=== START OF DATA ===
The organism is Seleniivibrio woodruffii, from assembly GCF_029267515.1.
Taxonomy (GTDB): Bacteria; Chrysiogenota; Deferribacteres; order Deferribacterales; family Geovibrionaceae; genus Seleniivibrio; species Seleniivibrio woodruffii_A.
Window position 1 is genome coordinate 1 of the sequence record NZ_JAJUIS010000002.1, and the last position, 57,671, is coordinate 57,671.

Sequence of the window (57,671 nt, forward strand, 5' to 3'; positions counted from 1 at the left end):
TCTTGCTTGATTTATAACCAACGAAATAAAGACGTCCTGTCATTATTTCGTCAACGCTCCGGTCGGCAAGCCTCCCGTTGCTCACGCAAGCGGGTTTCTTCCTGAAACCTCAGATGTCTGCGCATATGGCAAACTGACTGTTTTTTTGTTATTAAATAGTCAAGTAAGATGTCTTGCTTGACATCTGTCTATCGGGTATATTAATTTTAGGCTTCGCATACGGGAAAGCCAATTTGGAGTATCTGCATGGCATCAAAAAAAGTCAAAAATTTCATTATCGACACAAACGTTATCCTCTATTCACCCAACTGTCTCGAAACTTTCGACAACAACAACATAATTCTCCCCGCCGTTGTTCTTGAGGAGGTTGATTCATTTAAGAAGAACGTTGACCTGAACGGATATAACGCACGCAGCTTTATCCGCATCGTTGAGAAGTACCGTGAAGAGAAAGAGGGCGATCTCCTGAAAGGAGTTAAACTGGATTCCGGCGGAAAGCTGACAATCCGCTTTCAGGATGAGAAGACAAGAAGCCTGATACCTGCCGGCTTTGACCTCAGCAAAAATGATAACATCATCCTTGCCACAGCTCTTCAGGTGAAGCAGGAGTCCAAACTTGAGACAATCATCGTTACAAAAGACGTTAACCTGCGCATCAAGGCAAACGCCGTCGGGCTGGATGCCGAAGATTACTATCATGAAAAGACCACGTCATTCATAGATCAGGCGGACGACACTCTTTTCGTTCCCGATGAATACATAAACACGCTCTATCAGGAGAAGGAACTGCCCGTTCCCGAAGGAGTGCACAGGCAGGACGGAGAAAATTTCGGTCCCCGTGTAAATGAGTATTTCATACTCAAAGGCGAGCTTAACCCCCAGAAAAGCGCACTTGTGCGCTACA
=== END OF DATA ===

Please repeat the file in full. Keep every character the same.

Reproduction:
The organism is Seleniivibrio woodruffii, from assembly GCF_029267515.1.
Taxonomy (GTDB): Bacteria; Chrysiogenota; Deferribacteres; order Deferribacterales; family Geovibrionaceae; genus Seleniivibrio; species Seleniivibrio woodruffii_A.
Window position 1 is genome coordinate 1 of the sequence record NZ_JAJUIS010000002.1, and the last position, 57,671, is coordinate 57,671.

Sequence of the window (57,671 nt, forward strand, 5' to 3'; positions counted from 1 at the left end):
TCTTGCTTGATTTATAACCAACGAAATAAAGACGTCCTGTCATTATTTCGTCAACGCTCCGGTCGGCAAGCCTCCCGTTGCTCACGCAAGCGGGTTTCTTCCTGAAACCTCAGATGTCTGCGCATATGGCAAACTGACTGTTTTTTTGTTATTAAATAGTCAAGTAAGATGTCTTGCTTGACATCTGTCTATCGGGTATATTAATTTTAGGCTTCGCATACGGGAAAGCCAATTTGGAGTATCTGCATGGCATCAAAAAAAGTCAAAAATTTCATTATCGACACAAACGTTATCCTCTATTCACCCAACTGTCTCGAAACTTTCGACAACAACAACATAATTCTCCCCGCCGTTGTTCTTGAGGAGGTTGATTCATTTAAGAAGAACGTTGACCTGAACGGATATAACGCACGCAGCTTTATCCGCATCGTTGAGAAGTACCGTGAAGAGAAAGAGGGCGATCTCCTGAAAGGAGTTAAACTGGATTCCGGCGGAAAGCTGACAATCCGCTTTCAGGATGAGAAGACAAGAAGCCTGATACCTGCCGGCTTTGACCTCAGCAAAAATGATAACATCATCCTTGCCACAGCTCTTCAGGTGAAGCAGGAGTCCAAACTTGAGACAATCATCGTTACAAAAGACGTTAACCTGCGCATCAAGGCAAACGCCGTCGGGCTGGATGCCGAAGATTACTATCATGAAAAGACCACGTCATTCATAGATCAGGCGGACGACACTCTTTTCGTTCCCGATGAATACATAAACACGCTCTATCAGGAGAAGGAACTGCCCGTTCCCGAAGGAGTGCACAGGCAGGACGGAGAAAATTTCGGTCCCCGTGTAAATGAGTATTTCATACTCAAAGGCGAGCTTAACCCCCAGAAAAGCGCACTTGTGCGCTACA